Hell may be other people, but so is heaven
Are you afraid of intimacy and, if so, is there something wrong with you? Yes, you are probably afraid of intimacy and no, there is nothing wrong with you, according to Ziyad Marar in his new book, Intimacy.
Not only is it normal to fear intimacy but in the age of therapy and of what he calls “anti-social media”, intimacy is increasingly hard to find, he argues. Marar, who brings an engaging blend of philosophy and psychology to his work, has written two previous books, The Happiness Paradox and Deception.
“I’m interested in the tensions and contradictions that come with trying to live well in modern Western society,” he says. “Intimacy seems to be the best lens of all to shed light on how we live with each other, especially the ambivalent need we have for each other. Sartre said ‘hell is other people’, but so is heaven.”
Intimacy is a risky business involving, as it does, two people knowing both the good and the bad about each other and sharing their frailties as well as their strengths.
“Intimacy has something of a shared and forgiving sense of frailty,” he says. But sharing your frailties brings with it the danger of rejection. “We know on some level that you can only be intimate with someone who has the power to hurt you,” he says. “And a shot at intimacy that falls wide leads to those peculiarly human pains of humiliation and shame.”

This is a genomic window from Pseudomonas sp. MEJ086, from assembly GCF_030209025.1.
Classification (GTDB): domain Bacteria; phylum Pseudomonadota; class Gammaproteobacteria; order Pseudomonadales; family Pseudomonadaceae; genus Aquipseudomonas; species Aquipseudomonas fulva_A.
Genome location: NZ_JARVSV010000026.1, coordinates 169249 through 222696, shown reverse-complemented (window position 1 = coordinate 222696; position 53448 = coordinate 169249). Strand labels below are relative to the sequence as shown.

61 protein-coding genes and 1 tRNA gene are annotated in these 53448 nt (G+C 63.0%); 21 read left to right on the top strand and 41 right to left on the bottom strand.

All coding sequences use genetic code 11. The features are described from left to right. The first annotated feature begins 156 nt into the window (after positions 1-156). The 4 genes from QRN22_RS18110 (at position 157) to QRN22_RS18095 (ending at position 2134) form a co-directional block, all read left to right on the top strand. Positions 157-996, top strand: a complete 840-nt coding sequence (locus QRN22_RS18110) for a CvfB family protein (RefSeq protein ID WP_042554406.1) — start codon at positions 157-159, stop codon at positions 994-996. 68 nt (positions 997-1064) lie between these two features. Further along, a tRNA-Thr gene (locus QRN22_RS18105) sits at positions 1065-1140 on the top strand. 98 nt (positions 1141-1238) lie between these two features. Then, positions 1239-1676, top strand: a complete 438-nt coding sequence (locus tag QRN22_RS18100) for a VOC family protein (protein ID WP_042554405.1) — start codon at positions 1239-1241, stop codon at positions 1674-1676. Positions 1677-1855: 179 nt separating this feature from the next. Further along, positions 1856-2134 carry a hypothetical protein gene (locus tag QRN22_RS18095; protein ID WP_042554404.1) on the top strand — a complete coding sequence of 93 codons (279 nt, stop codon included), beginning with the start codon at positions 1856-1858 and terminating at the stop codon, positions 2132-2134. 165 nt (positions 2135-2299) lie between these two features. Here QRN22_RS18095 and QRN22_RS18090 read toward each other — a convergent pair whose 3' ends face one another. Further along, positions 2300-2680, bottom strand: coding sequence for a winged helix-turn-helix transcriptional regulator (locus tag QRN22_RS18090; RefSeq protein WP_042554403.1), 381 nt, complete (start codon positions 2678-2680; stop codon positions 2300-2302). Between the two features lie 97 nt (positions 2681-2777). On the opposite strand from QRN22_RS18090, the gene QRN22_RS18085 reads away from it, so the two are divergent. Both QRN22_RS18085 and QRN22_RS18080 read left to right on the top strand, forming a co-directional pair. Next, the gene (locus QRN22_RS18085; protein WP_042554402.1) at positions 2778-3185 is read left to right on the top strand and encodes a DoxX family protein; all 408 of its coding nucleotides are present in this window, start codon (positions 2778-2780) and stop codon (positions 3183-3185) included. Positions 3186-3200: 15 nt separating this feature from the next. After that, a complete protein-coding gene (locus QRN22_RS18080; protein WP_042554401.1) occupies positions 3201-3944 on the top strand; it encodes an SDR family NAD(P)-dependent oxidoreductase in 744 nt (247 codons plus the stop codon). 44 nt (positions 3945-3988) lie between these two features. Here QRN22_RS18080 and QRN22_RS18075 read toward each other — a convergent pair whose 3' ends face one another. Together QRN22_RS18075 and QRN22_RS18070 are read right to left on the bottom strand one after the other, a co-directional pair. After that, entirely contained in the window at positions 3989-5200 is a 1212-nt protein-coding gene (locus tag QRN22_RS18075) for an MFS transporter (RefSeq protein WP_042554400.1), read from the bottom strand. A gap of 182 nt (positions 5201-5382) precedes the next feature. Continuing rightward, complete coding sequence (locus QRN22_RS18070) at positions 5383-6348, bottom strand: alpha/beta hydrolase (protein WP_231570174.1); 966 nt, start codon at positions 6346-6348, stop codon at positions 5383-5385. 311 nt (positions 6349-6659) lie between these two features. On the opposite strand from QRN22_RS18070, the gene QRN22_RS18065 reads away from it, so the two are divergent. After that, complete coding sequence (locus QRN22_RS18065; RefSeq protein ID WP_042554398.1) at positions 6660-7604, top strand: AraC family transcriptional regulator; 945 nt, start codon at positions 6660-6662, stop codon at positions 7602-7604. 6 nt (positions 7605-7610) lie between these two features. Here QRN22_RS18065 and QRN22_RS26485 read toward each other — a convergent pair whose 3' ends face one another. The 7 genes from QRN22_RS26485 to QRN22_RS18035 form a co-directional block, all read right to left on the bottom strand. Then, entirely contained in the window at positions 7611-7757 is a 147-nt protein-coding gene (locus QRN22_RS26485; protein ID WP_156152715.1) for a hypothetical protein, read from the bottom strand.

That forgiving sense of frailty
And yet we continue to hope for intimacy. “We make no sense without our audiences, and the social animal needs others in order to live well. For human beings that feeling of being known, that shared and forgiving sense of frailty, is redemptive in a way that nothing else can be.” Intimacy “can offer safety, trust and the feeling of being uniquely understood: the opposite of isolation”.
He agrees that the couple sitting side by side in the pub who appear to have nothing to say to each other after years of marriage just might have more intimacy through their knowledge and acceptance of mutual frailty than the young lovers at the next table who see each other as perfect.
The cover illustration, Room in New York, 1932, by Edward Hopper, shows a man sitting at a table reading a newspaper while a woman, seated opposite, turns away to finger the keys of a piano. Before reading Marar’s book, I would have assumed that this was a relationship gone cold. After reading it I can make no assumptions about their degree of intimacy because I do not know what they know and accept about each other.